The Student News Site of Tarrant County College

The Collegian

The Student News Site of Tarrant County College

The Collegian

The Student News Site of Tarrant County College

The Collegian

Dumb posts ruin good futures

Many people have posted something online and now regret it. Like feathers in the wind, once dispersed into the world, there is no taking our words or posts back.

But some are made to regret their posts more than others including those whose messages in the virtual world landed them in a real-world court.

Take Jordan Blackshaw and Perry Sutcliffe, who both attempted to use Facebook to start riots in England. Both said they were joking and nothing actually happened, but the 20-some-year-olds will serve four years in jail for their lame pranks.

In the U.S., former University of Minnesota mortuary student Amanda Tatro posted threats of violence against the living and disrespectful comments about her donated cadaver. While there was no criminal action, a student conduct committee gave her an F in the class, placed her on academic probation and made her take an ethics class for breaking the university’s conduct code.

When she attempted to overturn the university’s decision, the state courts backed the university saying Tatro had violated the university’s rules. The Minnesota Supreme Court is currently hearing the case. Tatro said she didn’t mean the comments. She was just venting or joking.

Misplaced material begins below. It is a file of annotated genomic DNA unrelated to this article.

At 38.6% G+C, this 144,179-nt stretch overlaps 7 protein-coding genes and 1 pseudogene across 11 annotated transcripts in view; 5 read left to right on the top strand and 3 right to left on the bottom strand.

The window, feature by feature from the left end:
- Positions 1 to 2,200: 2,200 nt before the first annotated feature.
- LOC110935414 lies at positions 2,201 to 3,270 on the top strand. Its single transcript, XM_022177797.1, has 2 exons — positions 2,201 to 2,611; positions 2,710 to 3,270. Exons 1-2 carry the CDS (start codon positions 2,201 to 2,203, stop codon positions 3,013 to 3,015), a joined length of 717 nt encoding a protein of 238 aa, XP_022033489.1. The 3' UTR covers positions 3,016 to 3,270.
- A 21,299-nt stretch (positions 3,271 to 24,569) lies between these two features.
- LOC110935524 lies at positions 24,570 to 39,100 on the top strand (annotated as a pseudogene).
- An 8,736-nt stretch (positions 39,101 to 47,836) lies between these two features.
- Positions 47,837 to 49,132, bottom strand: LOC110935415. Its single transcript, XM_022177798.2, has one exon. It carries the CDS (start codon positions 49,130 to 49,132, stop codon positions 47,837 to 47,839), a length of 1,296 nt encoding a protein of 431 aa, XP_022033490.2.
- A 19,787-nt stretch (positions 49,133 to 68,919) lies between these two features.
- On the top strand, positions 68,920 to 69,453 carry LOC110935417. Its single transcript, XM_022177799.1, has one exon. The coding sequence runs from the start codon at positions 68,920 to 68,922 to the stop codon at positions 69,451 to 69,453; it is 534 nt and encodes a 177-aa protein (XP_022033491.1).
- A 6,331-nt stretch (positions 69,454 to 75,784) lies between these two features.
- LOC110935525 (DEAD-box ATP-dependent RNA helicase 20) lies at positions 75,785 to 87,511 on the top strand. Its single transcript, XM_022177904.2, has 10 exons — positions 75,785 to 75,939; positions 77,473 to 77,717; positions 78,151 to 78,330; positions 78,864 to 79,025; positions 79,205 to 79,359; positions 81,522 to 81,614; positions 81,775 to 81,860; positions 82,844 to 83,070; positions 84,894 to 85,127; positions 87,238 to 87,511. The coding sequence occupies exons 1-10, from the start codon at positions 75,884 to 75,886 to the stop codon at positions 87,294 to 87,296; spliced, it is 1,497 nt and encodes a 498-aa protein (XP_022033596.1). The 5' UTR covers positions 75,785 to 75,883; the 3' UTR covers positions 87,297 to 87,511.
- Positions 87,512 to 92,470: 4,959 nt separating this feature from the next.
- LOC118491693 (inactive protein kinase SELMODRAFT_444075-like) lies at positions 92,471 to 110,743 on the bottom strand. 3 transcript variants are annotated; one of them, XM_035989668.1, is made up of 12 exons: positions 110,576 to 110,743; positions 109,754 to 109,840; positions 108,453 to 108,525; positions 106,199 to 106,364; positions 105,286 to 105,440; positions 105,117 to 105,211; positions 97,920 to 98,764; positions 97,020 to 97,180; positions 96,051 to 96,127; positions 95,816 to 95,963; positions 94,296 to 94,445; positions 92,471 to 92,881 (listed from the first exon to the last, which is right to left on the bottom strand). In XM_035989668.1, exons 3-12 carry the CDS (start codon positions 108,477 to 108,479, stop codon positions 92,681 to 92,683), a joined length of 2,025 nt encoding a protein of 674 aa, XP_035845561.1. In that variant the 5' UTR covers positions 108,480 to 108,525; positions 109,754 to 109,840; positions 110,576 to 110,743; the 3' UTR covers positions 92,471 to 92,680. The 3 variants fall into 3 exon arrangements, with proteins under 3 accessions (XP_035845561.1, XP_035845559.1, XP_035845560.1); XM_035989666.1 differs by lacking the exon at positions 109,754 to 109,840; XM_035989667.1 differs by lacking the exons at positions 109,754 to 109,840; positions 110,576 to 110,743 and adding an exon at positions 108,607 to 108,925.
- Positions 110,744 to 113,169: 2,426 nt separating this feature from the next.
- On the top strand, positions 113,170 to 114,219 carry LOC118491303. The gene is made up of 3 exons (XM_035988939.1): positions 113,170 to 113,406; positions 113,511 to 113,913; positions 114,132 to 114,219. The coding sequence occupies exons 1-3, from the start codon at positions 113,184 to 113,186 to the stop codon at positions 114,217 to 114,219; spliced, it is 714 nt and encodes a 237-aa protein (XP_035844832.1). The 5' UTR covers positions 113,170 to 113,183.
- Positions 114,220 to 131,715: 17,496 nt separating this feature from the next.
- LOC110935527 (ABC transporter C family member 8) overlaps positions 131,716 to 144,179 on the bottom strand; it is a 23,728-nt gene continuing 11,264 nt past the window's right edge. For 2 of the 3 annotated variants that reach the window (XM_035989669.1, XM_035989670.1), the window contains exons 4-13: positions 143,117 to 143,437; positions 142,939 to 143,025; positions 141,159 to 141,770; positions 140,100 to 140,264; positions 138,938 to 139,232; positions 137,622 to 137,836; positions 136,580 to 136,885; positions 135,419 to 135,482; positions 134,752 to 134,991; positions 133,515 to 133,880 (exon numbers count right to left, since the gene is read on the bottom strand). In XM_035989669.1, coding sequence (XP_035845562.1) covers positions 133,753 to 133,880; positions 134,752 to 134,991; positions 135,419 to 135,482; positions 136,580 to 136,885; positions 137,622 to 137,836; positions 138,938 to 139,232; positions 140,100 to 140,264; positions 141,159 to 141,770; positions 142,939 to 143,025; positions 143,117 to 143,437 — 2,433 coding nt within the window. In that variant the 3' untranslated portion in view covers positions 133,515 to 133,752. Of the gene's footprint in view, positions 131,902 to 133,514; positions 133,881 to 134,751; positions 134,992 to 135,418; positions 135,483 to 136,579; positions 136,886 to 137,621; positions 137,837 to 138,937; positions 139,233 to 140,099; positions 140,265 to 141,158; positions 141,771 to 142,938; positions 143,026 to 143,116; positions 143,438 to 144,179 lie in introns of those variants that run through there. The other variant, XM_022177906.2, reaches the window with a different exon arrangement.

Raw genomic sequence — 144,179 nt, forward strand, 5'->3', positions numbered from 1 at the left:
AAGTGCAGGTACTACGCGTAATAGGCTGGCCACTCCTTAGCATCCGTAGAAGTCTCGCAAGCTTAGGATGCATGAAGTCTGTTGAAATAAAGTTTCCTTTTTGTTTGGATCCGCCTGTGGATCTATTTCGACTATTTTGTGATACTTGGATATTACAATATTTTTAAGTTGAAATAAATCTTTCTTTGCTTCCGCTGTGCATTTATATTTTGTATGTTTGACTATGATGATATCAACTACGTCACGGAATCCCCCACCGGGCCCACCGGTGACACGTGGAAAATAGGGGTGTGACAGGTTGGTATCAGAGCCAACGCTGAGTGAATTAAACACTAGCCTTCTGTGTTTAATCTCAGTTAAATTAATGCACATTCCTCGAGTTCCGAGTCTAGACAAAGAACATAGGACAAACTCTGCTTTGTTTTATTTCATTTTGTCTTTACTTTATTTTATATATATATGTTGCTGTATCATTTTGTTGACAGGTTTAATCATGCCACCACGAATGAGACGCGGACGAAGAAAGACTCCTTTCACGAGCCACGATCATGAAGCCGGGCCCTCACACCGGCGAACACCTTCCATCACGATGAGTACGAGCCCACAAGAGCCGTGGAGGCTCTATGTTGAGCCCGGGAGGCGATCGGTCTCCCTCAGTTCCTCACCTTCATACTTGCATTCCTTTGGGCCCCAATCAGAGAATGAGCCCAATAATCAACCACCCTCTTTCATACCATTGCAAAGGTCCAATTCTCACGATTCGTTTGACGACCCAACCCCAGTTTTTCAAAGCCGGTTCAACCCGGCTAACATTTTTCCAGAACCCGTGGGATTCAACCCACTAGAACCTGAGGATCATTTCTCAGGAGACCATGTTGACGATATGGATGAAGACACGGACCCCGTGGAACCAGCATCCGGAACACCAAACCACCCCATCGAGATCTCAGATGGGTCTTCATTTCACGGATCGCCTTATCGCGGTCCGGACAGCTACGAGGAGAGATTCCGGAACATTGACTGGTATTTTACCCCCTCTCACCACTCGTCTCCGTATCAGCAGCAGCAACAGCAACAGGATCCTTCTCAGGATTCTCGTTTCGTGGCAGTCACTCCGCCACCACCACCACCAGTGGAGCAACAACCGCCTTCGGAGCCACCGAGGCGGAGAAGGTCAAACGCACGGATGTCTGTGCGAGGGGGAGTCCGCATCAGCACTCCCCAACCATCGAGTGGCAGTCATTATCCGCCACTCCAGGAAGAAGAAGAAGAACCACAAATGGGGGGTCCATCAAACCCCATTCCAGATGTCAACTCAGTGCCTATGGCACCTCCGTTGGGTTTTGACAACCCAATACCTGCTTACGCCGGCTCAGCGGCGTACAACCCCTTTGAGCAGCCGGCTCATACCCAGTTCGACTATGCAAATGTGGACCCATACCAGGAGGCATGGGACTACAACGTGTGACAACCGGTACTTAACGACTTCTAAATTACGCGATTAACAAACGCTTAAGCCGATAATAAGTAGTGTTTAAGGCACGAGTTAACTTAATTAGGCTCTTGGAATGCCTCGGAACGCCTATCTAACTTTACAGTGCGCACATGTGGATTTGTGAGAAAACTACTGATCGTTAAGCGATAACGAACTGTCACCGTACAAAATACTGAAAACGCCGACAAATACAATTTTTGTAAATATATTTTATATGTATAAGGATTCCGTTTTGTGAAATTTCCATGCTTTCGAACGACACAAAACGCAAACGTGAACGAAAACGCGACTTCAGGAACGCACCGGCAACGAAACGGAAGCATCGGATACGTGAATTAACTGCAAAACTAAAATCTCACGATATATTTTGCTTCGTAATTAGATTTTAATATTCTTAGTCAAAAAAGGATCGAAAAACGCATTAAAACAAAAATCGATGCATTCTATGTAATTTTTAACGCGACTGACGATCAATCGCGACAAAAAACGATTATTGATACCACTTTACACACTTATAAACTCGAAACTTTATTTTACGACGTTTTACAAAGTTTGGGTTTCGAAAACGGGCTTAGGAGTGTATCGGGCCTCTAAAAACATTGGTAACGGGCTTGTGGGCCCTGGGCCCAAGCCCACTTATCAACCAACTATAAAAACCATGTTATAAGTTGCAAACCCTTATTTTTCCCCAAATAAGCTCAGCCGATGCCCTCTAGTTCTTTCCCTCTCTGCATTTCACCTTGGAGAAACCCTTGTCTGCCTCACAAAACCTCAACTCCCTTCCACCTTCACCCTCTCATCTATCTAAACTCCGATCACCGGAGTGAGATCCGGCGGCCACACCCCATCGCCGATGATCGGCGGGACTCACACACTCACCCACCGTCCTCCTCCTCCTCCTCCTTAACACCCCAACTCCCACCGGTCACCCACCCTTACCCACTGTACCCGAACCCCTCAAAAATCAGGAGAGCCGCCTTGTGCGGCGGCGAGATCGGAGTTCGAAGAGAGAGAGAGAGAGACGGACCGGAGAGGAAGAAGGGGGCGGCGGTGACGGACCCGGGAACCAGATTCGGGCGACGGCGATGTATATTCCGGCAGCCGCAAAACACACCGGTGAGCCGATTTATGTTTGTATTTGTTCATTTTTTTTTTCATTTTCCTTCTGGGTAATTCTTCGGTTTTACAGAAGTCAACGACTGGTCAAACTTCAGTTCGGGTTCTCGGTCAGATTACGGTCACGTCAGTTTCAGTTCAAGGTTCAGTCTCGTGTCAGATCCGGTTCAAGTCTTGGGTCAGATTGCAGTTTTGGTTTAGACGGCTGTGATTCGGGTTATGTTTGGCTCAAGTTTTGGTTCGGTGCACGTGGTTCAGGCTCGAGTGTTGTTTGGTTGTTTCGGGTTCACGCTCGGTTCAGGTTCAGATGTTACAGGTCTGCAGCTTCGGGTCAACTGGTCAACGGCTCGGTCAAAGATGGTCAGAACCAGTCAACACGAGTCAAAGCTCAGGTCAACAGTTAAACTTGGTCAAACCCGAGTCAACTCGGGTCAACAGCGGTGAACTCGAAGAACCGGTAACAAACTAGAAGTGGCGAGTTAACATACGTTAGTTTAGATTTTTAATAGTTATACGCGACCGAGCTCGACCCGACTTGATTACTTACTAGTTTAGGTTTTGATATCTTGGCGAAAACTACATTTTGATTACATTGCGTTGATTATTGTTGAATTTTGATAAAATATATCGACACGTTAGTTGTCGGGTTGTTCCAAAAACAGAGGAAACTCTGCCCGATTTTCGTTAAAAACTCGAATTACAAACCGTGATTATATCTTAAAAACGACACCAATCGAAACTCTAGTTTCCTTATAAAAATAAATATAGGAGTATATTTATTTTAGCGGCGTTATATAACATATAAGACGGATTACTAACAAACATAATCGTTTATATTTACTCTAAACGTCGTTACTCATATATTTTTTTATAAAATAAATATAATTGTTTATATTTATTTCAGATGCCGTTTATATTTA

And Miami Dade College student Joaquin Amador pleaded not guilty to threatening President Barack Obama in his Facebook posts. Police arrested Amador at his home after he asked those attending a college visit by Obama to video the event because he was going to shoot the president and wanted the video posted on YouTube. He also told the court the posts were a joke.

There’s a common thread here: “I was just kidding” doesn’t hold up very well in court.

Nor does it satisfy the friend, family member, boss or significant other who happens to read or “misread” posts.

Hopefully, society will have a short learning curve and the courts will soon have firm rules about what will and won’t land a person in jail. More realistically, it will take years before we can know with certainty if an edgy post will land us in hot water.

But until then, make sure to pause a minute or wait until you’re sober and calm before you click that post button. Jail time or losing your education is a steep price to pay for a moment’s indiscretion.

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